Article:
Another aspect, which is equally important, is the mohi or the ink that was used to write these manuscripts. The black ink is prepared from a mixture of urine of bull, khilikha (a kind of citrus fruit) and iron ore. In general, colours used in the illustrations are prepared from the indigenous dye called hangul and haital. A typical pen used for writing is specially prepared from the nal khagari (a kind of reed found in river side), although sometimes the feather of a swan or a duck is also used.
The regional office of the Archaeological Survey of India in Guwahati had registered some two hundred and fifty manuscripts in Northeast India as antiquities. Some of the manuscripts are fully illustrated. However, there are also one hundred and ten manuscripts in the collection of the Department of Antiquarian and Historical Studies, Assam, including fifty-seven illustrated manuscripts. The Kamarupa Anusandhan Samity, Guwahati, is another institution having a large collection of manuscripts some of which are on display in the Assam State Museum.
A substantial number of manuscripts are to be found in the six hundred or so Vaishnava monasteries (Satra). Moreover, a large number of manuscripts are lying in the Namghars (prayer halls) of the villages and towns in the Brahmaputra valley. However, it is a matter of concern that a considerable number of manuscripts are in a very bad state in private homes of individuals.
Buddhist monasteries in Arunachal Pradesh and Assam are important repositories of manuscripts as well. Most of the Mahayana manuscripts in Arunachal Pradesh are written in Tibetan language and script. The library at the Tawang Monastery in Western Kameng district of Arunachal Pradesh is in possession of a large number of Tibetan manuscripts dealing with Buddhist philosophy and allied subjects, Tanjur and Kanjur comprising the significant corpus of manuscripts. In the same district, monasteries at Dirang, Jang, Shangti, Kalaktang, Rupa, Jeegaon, Shergaon, et al, have a good number of such manuscripts. All these manuscripts belong to the 17th -18th century A.D. or later. Some of the later Tai manuscripts could be retrieved from the Hinayana monasteries or Bapusang located in Lohit District of Arunachal Pradesh. Other important repositories of manuscripts are the Chowkham and Khereme monasteries. In Assam, the Buddhist monastery at Tai-Fake village of Jaipur block on the bank of Dihing river in Tinsukia district and the monastery at Barsaraki village of the Khamiyang tribe in Sibsagar district have a few Tai manuscripts of the 18th and 19th century A.D.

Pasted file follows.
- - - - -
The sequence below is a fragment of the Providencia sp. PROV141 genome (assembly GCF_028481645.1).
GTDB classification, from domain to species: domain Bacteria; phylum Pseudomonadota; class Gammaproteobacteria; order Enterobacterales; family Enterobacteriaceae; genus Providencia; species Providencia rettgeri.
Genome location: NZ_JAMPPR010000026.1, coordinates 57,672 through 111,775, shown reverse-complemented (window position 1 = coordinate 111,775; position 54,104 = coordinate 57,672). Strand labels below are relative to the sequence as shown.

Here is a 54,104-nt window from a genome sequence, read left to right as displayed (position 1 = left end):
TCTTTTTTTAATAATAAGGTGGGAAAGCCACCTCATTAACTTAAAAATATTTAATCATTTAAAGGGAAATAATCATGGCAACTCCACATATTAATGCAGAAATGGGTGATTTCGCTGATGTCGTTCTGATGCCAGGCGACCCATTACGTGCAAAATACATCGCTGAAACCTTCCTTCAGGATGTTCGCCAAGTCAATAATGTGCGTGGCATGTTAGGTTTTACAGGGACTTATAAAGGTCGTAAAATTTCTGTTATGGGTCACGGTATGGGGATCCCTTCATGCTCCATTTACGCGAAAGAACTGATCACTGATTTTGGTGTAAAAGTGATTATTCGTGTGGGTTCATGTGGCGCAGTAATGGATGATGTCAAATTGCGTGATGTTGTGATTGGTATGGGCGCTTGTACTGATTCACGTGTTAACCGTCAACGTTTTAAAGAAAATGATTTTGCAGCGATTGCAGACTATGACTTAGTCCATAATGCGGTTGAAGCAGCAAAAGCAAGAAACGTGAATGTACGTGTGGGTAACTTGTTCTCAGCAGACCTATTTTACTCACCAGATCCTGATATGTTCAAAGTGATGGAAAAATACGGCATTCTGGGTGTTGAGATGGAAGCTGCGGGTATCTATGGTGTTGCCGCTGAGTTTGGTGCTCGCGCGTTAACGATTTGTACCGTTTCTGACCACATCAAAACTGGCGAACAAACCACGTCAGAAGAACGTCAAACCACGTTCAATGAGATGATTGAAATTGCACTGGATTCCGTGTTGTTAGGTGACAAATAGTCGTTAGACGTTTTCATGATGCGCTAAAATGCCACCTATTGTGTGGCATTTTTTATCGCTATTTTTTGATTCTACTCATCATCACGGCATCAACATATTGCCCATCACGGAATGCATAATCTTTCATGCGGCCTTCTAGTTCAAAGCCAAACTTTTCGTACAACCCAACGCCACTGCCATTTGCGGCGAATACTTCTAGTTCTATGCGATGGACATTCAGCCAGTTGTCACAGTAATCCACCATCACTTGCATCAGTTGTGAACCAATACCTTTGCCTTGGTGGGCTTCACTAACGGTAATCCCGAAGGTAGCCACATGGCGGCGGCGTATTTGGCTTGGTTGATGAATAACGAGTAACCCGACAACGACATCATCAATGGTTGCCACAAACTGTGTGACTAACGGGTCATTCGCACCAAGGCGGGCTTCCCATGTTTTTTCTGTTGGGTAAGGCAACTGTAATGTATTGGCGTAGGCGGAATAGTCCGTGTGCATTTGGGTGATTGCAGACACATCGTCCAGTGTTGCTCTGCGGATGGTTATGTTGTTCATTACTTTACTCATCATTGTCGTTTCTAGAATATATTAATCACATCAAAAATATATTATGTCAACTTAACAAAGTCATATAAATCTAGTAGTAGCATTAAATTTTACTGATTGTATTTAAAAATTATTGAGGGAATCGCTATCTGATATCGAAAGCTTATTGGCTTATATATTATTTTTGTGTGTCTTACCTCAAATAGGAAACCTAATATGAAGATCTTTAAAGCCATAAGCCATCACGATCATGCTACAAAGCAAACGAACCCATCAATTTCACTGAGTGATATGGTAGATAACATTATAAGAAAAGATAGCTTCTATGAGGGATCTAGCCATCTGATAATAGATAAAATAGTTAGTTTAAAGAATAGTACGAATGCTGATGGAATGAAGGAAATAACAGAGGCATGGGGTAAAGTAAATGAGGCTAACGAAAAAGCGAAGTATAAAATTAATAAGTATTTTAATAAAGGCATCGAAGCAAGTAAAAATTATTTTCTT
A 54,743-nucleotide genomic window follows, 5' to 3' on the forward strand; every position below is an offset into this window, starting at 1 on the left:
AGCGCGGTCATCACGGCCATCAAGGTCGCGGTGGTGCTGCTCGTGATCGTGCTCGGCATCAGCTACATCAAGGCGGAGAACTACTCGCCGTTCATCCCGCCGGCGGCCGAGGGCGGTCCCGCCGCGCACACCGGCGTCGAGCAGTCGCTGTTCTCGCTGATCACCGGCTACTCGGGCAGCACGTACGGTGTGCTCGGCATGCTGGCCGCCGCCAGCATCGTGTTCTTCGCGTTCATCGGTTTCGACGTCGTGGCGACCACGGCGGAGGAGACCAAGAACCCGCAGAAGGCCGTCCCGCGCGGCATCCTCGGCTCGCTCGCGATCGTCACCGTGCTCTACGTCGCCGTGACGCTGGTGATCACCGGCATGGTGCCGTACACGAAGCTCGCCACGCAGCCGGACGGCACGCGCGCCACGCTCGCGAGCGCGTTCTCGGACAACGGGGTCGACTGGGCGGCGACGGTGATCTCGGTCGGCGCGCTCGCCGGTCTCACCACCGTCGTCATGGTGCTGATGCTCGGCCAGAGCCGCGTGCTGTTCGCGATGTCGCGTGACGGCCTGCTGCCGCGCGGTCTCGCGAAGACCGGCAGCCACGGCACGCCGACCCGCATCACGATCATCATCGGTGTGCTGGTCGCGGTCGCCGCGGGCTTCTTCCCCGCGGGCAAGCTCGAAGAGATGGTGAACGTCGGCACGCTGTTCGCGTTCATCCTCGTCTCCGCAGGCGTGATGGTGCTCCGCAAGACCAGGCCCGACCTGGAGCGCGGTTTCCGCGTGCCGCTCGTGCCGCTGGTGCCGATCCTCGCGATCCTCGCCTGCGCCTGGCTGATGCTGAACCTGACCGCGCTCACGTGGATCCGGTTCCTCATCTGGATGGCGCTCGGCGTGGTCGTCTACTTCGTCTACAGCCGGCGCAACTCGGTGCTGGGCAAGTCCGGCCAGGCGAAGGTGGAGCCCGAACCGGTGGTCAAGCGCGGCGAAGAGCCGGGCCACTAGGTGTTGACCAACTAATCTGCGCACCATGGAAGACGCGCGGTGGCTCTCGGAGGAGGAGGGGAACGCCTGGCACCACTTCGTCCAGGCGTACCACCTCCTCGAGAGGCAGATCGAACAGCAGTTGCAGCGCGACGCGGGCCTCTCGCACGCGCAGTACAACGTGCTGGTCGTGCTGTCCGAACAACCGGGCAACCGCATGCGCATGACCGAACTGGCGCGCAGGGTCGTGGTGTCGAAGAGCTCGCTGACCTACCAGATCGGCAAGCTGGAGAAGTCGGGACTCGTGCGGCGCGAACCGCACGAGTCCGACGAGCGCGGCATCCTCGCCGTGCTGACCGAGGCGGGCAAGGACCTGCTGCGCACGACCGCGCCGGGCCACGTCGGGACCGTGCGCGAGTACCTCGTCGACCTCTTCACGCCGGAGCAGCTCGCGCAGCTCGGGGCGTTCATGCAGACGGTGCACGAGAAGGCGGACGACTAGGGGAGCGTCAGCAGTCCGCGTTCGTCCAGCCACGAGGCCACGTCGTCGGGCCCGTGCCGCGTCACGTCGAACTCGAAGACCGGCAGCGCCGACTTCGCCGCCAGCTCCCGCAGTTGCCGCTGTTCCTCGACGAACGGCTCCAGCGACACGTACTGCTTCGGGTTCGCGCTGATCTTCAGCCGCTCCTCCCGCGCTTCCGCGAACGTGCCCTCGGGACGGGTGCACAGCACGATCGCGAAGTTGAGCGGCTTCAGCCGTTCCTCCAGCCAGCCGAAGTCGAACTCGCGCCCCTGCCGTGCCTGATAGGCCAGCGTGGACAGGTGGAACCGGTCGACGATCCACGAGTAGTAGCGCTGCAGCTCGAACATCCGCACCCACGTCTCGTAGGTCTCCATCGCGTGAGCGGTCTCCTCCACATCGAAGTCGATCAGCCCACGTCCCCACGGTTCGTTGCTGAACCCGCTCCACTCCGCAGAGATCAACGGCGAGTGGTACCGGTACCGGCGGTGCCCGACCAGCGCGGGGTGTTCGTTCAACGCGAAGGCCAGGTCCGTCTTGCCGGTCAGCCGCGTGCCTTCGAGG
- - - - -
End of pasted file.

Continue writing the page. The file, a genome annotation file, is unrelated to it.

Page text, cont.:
The zenith of the textual tradition in North- East India was reached in the manuscripts prepared in the post-medieval period with the use of languages such as Sanskrit, Old Assamese, Tai Ahom, and Tibetan. Most of the Ahom buranjis (13th to 19th century A.D.) and Vaishnava literatures (16th to 18th century A.D.) such as Kirtan, Namghosha, Ankia-nat, Bhagawat, et al are written on sanchi pat. Besides myths of creation, the study of elephants and epic episodes are also the subjects of the manuscript tradition in Old Assamese. One of the older texts, written in Sanskrit, is the Kalikapurana believed to have been written in the 9th century A.D. Some of the little known manuscripts on sanchi pat are Kumaraharan by Rama Dvija (1652 A.D.), Laitu Buranji (1715 A.D.) of Tai Ahom tradition and an interesting manuscript written in the Muslim tradition by Dvija Rama in 1797 A.D. This manuscript is titled Sahapari Upakhyan. Here we find a kind of diffusion of the folk literatures from the west to this region.
The most famous illustrated manuscripts of the Brahmaputra Valley are Bhagawat, Kirtan, Usha Haran, Shailya Parba and the Hastividyarnava. Hastividyarnava an illustrated treatise on the study of elephants is unique in itself. This manuscript reflects the significance of the elephant to this region since the practice of elephant-catching by mela sikhar and kheda sikar and the training and eventual domestication of elephants is elaborately documented.
While this article has not discussed the manuscripts of the Barak valley due to adequate scholastic work conducted on those in the past and their close ties with the Bengali tradition, it has tried to throw some light on other traditions that deserve equal attention. Given the richness of the textual tradition in North-eastern India, and the diversity of influences that shaped it, it is imperative that more research be conducted with a focus on these texts.